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Facts About Americium

americium
Americium
Credit: Andrei Marincas | Shutterstock

Atomic Number: 95
Atomic Symbol: Am
Atomic Weight: 243
Melting Point: 2,149 F (1,176 C)
Boiling Point: 3,652 F (2,011 C)

Word Origin: Americium was named after the continent of North America. Its name references its lighter lanthanide homologue, europium, which was named after Europe where it was discovered.

Discovery: Because americium is a synthetic transuranic element, its discovery was really a creation. It was made by Glenn Seaborg, Ralph James, Leon Morgan and Albert Ghiorso late in 1944 at the wartime metallurgical laboratory at the University of Chicago. It was made as the result of successive neutron capture reactions by plutonium isotopes in a nuclear reactor.

Americium was the fourth synthetic transuranic element to be discovered. Unlike previously discovered transuranic elements, americium chemically behaved like the lanthanide series of elements. This behavior, and the similar behavior of newly discovered element curium, prompted Seaborg to radically revise the periodic table and create the actinide series. [Related: How Are the Elements Grouped?]

The initial discovery was classified as secret as part of the Manhattan Project during World War II, but was later declassified. Seaborg announced its discovery on the U.S. children’s radio show, "The Quiz Kids," five days before his planned presentation at an American Chemical Society in November 1945. One of the young listeners asked whether any new transuranium element beside plutonium and neptunium had been discovered, and Seaborg responded with the announcement.

Properties of americium

Americium is highly radioactive. Freshly prepared americium metal gives off a white, somewhat silvery luster. It tarnishes slowly in dry air at room temperature. Americium is more malleable than uranium or neptunium. Americium has numerous compounds. In solutions, americium has oxidation states III, IV, V, and VI. In carbonate solutions, americium can coexist in all four oxidation states simultaneously. It is only the second element, after plutonium, to do this.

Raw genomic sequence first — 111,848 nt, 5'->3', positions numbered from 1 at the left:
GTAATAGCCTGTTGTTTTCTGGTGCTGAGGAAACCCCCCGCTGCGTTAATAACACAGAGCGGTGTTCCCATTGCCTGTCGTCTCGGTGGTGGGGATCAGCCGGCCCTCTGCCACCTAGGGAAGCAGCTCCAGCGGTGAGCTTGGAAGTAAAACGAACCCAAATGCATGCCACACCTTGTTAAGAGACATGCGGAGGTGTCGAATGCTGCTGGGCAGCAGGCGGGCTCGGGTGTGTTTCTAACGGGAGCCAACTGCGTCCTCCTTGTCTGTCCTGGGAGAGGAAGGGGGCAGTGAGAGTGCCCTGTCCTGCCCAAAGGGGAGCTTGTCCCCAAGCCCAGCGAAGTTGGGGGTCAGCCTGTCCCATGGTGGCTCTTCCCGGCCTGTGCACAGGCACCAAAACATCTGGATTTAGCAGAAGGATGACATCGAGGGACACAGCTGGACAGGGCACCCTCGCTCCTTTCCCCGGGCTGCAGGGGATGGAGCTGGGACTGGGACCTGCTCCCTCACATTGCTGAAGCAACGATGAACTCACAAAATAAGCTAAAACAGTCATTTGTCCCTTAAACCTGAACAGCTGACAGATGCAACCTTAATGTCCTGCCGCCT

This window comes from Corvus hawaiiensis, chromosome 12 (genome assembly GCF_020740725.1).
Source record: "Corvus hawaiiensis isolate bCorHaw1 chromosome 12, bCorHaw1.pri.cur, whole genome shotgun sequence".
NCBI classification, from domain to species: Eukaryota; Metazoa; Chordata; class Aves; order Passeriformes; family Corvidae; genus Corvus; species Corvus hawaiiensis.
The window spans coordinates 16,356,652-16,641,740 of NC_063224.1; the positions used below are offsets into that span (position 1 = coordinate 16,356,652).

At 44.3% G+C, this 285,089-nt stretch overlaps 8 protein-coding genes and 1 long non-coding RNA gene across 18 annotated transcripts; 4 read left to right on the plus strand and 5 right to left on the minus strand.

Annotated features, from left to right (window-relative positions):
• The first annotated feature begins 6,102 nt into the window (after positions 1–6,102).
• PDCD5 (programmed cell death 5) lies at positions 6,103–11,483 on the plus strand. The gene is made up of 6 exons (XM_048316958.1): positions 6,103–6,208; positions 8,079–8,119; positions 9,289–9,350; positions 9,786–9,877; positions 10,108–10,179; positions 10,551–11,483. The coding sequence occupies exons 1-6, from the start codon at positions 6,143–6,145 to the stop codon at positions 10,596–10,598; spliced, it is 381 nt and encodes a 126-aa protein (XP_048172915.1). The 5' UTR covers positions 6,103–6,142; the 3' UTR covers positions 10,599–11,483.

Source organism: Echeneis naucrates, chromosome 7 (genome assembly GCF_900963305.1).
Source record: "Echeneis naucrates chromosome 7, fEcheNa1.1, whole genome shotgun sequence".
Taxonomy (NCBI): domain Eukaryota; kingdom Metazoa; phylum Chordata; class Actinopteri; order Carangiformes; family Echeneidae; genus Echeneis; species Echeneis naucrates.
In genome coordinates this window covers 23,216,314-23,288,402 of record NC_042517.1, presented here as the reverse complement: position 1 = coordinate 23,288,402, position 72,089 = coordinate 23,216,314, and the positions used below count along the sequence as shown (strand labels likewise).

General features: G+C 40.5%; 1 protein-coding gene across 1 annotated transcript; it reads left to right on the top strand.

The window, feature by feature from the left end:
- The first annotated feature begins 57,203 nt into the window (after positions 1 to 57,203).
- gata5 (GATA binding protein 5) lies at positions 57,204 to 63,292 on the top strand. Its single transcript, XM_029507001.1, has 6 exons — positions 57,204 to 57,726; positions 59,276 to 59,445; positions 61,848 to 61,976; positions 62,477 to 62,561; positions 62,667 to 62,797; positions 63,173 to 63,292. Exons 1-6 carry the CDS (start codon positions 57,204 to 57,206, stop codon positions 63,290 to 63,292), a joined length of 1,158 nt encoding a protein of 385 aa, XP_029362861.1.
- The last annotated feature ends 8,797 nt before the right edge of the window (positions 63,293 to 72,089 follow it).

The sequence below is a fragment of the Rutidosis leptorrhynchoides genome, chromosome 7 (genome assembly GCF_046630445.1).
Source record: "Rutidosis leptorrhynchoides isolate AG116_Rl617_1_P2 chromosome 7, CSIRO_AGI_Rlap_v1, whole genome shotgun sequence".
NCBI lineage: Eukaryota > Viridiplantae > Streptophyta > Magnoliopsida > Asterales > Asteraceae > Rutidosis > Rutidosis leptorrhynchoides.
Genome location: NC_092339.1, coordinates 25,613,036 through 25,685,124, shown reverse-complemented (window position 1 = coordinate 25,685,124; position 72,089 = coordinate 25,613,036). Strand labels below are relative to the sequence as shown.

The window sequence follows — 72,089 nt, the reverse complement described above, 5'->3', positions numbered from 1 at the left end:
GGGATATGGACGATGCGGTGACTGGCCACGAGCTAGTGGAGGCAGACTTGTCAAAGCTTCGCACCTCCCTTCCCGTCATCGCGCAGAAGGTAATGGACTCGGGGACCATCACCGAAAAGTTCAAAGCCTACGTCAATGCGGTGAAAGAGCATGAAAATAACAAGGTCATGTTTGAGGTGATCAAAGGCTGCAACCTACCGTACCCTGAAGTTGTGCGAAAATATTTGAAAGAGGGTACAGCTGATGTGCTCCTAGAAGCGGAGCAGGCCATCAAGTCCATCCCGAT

Like all highly radioactive elements, americium and its compounds must be handled carefully in a laboratory under special containment conditions. When gram quantities of 241Am are handled, the intense gamma activity makes exposure a serious problem. [See Periodic Table of the Elements]

Sources of americium

Americium is made synthetically. The first substantial amounts of metallic americium were not prepared until 1951 through reduction of americium(III) fluoride with barium metal in high vacuum at 1,100 C (2,012 F), producing up to 200 milligrams. Now americium can be made in kilogram quantities.

Uses of americium

241Am has proven to have many uses, including as an ionization source in smoke detectors. 241Am has been used as a portable source of gamma-rays and alpha particles. In this way, it can be used in indirect analysis of materials in radiography and X-ray fluorescence spectroscopy. It can also be used to gauge glass thickness and produce flat glass.

Isotopes of americium

Americium currently has 19 known isotopes and 8 nuclear isomers. The half-lives for most isotopes and isomers range from 0.64 microseconds for 245Am to 50.8 hours for 240Am. 241Am and 243Am are the longest living with half-lives of 432.2 and 7,370 years, respectively. They are alpha-emitters and are now available in high-purity kilogram quantities. The nuclear isomer 242Am has a half-life of 141 years. Like most other actinides, the isotopes of americium with odd numbers of neutrons have relatively high rate of nuclear fission and low critical mass.

(Source: Jefferson Lab)

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